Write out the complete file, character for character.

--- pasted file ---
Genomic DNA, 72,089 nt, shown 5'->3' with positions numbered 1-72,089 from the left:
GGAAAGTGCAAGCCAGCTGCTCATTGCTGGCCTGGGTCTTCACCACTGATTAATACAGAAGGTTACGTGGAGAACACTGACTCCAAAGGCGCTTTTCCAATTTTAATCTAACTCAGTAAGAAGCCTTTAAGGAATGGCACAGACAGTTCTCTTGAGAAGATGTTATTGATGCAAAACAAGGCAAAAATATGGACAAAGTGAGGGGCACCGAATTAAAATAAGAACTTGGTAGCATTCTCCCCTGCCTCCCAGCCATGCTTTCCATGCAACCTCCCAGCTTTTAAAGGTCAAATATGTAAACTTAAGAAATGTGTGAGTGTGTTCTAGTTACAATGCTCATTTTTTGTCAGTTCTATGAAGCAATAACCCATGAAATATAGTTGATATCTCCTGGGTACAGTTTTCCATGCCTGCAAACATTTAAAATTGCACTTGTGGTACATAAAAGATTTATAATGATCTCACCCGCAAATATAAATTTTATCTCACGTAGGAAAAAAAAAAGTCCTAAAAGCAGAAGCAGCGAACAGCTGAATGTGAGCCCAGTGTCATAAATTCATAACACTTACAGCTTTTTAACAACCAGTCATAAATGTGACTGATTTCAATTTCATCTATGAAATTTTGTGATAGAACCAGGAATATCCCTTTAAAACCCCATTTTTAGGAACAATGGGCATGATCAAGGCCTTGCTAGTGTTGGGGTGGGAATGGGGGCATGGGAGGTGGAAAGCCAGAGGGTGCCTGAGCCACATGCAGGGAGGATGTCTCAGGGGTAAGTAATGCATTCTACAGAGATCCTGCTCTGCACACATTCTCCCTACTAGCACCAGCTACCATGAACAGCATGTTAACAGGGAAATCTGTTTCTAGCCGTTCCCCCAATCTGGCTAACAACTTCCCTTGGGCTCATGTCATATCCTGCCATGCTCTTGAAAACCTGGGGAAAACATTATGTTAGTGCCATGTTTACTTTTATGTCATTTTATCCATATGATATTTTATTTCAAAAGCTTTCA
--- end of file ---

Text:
Genomic DNA, 72,089 nt, shown 5'->3' with positions numbered 1-72,089 from the left:
GGAAAGTGCAAGCCAGCTGCTCATTGCTGGCCTGGGTCTTCACCACTGATTAATACAGAAGGTTACGTGGAGAACACTGACTCCAAAGGCGCTTTTCCAATTTTAATCTAACTCAGTAAGAAGCCTTTAAGGAATGGCACAGACAGTTCTCTTGAGAAGATGTTATTGATGCAAAACAAGGCAAAAATATGGACAAAGTGAGGGGCACCGAATTAAAATAAGAACTTGGTAGCATTCTCCCCTGCCTCCCAGCCATGCTTTCCATGCAACCTCCCAGCTTTTAAAGGTCAAATATGTAAACTTAAGAAATGTGTGAGTGTGTTCTAGTTACAATGCTCATTTTTTGTCAGTTCTATGAAGCAATAACCCATGAAATATAGTTGATATCTCCTGGGTACAGTTTTCCATGCCTGCAAACATTTAAAATTGCACTTGTGGTACATAAAAGATTTATAATGATCTCACCCGCAAATATAAATTTTATCTCACGTAGGAAAAAAAAAAGTCCTAAAAGCAGAAGCAGCGAACAGCTGAATGTGAGCCCAGTGTCATAAATTCATAACACTTACAGCTTTTTAACAACCAGTCATAAATGTGACTGATTTCAATTTCATCTATGAAATTTTGTGATAGAACCAGGAATATCCCTTTAAAACCCCATTTTTAGGAACAATGGGCATGATCAAGGCCTTGCTAGTGTTGGGGTGGGAATGGGGGCATGGGAGGTGGAAAGCCAGAGGGTGCCTGAGCCACATGCAGGGAGGATGTCTCAGGGGTAAGTAATGCATTCTACAGAGATCCTGCTCTGCACACATTCTCCCTACTAGCACCAGCTACCATGAACAGCATGTTAACAGGGAAATCTGTTTCTAGCCGTTCCCCCAATCTGGCTAACAACTTCCCTTGGGCTCATGTCATATCCTGCCATGCTCTTGAAAACCTGGGGAAAACATTATGTTAGTGCCATGTTTACTTTTATGTCATTTTATCCATATGATATTTTATTTCAAAAGCTTTCA